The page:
CUTTING METAL MOSAIC TILE
Due to the small size of the individual pieces on the mosaic tile sheet, you can normally just cut through the joints between the individual tiles and the mesh backingand simple remove them to fit your tile sheet around an obstacle or at the end of a row. However in the case that simply removing individual tiles from the sheet will leave a large gap you will have to cut the tiles to fit. Although it sounds difficult, cutting metal tile isn’t really that challenging. This is due to the fact that the vast majority of metal mosaics are actually porcelain / ceramic tiles covered with a 1-2mm stainless steel cap. The image below shows the typical structure of a metal mosaic tile, using either a flat metal piece or a cap cover made of metal.
The best method is to use a motorized wet tile saw. Because the tiles are so thin, you can often get by with a low grade, low cost tile saw available at most big box stores. These saws typically retail between $80-$100 for low use DIY versions, to close to $1000 for professional versions. Many big box stores and tool rental company’s also rent tile saws. We must stress that tile saws can be dangerous, their diamond tipped blades are sharp, and the size of a piece of metal mosaic tile is often quite small, and thus it requires enough comfort and skill to cut the piece of tile while not cutting yourself. There is one tool that will NOT work for cutting metal tile, and that is a manual scoring tool that is typically used for cutting porcelain, stone and ceramic. This tool works on the basis of scoring the relatively soft surface of porcelain or ceramic, however metal capped tiles don’t take well to scoring, so this method will not work. If you do not feel comfortable with these sharp, potentially harmfully tools its likely best to call a professional in to make the final cuts required to finish your tile job.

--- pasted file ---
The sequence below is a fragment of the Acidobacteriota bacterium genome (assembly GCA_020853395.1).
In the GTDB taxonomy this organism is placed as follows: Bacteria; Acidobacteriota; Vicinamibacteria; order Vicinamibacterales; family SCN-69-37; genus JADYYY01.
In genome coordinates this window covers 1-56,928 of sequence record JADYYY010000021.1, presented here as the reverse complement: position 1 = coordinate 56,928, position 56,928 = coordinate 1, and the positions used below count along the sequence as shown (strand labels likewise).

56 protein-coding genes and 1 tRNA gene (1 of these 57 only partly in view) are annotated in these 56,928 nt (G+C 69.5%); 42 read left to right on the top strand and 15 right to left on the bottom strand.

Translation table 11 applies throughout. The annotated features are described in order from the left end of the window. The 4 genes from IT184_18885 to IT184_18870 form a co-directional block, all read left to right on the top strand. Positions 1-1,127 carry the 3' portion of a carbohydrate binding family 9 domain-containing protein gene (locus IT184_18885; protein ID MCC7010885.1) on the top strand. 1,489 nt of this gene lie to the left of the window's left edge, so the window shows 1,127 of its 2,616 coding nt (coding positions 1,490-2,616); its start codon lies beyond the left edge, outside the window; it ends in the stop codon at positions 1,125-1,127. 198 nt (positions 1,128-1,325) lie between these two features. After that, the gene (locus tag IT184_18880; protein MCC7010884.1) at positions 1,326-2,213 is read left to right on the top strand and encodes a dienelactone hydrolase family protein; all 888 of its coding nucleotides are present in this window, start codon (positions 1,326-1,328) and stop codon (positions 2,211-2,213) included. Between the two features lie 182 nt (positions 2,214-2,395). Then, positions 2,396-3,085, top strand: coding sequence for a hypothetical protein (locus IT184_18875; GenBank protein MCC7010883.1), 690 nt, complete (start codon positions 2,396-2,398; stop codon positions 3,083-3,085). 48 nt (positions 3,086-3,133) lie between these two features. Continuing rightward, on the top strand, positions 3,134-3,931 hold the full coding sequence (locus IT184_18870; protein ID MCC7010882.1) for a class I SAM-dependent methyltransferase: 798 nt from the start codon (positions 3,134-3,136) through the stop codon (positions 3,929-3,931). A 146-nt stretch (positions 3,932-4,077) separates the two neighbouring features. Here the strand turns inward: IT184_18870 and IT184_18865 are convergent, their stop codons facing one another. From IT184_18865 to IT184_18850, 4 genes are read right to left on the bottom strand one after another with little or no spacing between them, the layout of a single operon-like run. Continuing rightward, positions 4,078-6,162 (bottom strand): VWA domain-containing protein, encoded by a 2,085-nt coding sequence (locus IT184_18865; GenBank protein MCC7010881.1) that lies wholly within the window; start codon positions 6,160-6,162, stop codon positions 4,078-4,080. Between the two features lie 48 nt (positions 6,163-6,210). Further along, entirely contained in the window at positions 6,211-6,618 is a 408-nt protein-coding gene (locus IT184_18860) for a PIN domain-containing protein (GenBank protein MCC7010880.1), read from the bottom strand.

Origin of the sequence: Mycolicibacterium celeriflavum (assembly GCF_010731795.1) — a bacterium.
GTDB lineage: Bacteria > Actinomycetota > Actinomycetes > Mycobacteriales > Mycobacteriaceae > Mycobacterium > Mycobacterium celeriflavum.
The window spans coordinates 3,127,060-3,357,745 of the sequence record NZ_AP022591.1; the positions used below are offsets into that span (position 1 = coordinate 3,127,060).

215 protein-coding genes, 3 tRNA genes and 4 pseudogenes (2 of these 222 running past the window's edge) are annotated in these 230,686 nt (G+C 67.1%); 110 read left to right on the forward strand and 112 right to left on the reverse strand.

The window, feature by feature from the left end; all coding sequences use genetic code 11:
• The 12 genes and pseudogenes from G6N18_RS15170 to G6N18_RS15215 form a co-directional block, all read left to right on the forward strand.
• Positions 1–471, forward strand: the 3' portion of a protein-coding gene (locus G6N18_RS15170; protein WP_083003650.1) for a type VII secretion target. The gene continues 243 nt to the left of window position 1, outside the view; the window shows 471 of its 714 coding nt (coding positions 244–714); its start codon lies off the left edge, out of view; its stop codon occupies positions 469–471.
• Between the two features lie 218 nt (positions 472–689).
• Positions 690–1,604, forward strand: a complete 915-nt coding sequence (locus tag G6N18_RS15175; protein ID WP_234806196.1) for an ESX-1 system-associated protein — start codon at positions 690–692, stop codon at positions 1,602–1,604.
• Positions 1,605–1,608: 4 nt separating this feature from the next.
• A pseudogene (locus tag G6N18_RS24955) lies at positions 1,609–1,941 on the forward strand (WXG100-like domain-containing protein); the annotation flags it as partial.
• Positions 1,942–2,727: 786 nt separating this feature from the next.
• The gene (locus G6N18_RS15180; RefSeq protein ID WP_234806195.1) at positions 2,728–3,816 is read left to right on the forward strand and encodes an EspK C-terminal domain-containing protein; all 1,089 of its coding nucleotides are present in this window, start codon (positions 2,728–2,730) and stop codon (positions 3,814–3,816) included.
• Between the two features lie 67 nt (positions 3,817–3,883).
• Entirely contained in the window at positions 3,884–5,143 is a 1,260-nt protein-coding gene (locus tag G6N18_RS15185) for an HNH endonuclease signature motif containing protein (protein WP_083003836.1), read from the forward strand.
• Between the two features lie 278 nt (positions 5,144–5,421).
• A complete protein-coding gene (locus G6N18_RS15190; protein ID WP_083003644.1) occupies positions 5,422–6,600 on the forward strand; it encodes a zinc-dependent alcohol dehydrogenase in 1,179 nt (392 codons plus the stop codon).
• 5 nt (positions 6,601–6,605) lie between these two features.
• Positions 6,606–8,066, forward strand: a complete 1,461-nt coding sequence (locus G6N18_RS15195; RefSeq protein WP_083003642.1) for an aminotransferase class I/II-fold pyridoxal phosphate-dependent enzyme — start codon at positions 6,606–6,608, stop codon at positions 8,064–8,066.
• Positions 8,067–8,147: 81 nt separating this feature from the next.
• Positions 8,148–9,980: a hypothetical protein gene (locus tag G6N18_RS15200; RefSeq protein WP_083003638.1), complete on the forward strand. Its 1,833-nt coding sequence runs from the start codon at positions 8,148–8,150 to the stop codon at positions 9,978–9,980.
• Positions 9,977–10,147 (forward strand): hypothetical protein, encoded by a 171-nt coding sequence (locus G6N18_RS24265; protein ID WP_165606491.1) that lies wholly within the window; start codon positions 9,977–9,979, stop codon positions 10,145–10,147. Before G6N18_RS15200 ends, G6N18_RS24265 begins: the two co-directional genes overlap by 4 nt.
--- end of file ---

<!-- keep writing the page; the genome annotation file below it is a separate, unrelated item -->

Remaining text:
FINISHING THE EDGES OF A METAL TILE INSTALLATION
A commonly asked question is “How do I finish the edges in my metal mosaic tile installation?”.
We actually offer two types of stainless steel border edge tiles that should work for your project.
For the flat stainless steel border liner, please click here.
For the stainless steel bullnose border liner (also called pencil edge), please click here.
— You can also click on the border edge liner photos below to be directly taken to the corresponding product page. —